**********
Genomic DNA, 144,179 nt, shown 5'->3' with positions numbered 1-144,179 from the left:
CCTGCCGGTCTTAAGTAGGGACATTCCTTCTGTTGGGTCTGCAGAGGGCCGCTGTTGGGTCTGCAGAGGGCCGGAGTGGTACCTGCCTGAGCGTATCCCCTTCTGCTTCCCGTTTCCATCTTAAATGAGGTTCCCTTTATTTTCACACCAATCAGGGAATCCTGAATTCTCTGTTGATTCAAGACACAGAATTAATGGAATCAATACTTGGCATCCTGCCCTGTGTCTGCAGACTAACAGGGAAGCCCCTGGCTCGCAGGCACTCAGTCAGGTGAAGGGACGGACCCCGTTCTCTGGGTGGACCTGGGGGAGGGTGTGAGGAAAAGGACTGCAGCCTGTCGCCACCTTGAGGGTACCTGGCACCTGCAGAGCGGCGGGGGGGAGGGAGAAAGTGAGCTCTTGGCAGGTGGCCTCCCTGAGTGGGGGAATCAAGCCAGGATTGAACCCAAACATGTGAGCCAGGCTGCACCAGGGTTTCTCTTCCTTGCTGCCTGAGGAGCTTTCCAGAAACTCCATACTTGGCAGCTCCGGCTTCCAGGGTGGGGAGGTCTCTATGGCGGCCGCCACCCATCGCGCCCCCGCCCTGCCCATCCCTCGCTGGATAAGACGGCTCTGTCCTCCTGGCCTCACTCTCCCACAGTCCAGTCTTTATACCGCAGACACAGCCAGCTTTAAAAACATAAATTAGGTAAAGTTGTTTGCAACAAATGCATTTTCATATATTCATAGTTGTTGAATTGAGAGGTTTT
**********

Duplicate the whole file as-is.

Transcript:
Genomic DNA, 144,179 nt, shown 5'->3' with positions numbered 1-144,179 from the left:
CCTGCCGGTCTTAAGTAGGGACATTCCTTCTGTTGGGTCTGCAGAGGGCCGCTGTTGGGTCTGCAGAGGGCCGGAGTGGTACCTGCCTGAGCGTATCCCCTTCTGCTTCCCGTTTCCATCTTAAATGAGGTTCCCTTTATTTTCACACCAATCAGGGAATCCTGAATTCTCTGTTGATTCAAGACACAGAATTAATGGAATCAATACTTGGCATCCTGCCCTGTGTCTGCAGACTAACAGGGAAGCCCCTGGCTCGCAGGCACTCAGTCAGGTGAAGGGACGGACCCCGTTCTCTGGGTGGACCTGGGGGAGGGTGTGAGGAAAAGGACTGCAGCCTGTCGCCACCTTGAGGGTACCTGGCACCTGCAGAGCGGCGGGGGGGAGGGAGAAAGTGAGCTCTTGGCAGGTGGCCTCCCTGAGTGGGGGAATCAAGCCAGGATTGAACCCAAACATGTGAGCCAGGCTGCACCAGGGTTTCTCTTCCTTGCTGCCTGAGGAGCTTTCCAGAAACTCCATACTTGGCAGCTCCGGCTTCCAGGGTGGGGAGGTCTCTATGGCGGCCGCCACCCATCGCGCCCCCGCCCTGCCCATCCCTCGCTGGATAAGACGGCTCTGTCCTCCTGGCCTCACTCTCCCACAGTCCAGTCTTTATACCGCAGACACAGCCAGCTTTAAAAACATAAATTAGGTAAAGTTGTTTGCAACAAATGCATTTTCATATATTCATAGTTGTTGAATTGAGAGGTTTT